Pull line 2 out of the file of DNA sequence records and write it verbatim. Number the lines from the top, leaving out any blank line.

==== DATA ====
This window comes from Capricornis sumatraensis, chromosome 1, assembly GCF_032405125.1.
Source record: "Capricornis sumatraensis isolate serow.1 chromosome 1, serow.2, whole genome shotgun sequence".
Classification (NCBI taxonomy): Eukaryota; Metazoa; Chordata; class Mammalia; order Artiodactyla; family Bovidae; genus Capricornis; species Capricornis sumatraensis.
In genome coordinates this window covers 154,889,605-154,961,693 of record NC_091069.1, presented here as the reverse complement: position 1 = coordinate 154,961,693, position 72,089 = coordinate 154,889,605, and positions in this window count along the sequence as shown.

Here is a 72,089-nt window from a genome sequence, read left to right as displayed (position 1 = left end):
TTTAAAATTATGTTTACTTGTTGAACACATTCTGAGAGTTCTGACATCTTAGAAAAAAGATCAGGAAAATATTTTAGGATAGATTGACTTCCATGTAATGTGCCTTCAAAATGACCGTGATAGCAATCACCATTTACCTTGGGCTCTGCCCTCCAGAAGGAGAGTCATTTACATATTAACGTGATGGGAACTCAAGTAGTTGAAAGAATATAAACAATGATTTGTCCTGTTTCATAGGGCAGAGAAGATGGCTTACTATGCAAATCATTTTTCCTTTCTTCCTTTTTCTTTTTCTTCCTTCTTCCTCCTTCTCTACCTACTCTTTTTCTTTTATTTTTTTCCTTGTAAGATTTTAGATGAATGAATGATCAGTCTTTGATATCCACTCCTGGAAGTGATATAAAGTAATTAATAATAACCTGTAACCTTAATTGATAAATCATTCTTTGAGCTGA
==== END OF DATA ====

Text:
Source record: "Capricornis sumatraensis isolate serow.1 chromosome 1, serow.2, whole genome shotgun sequence".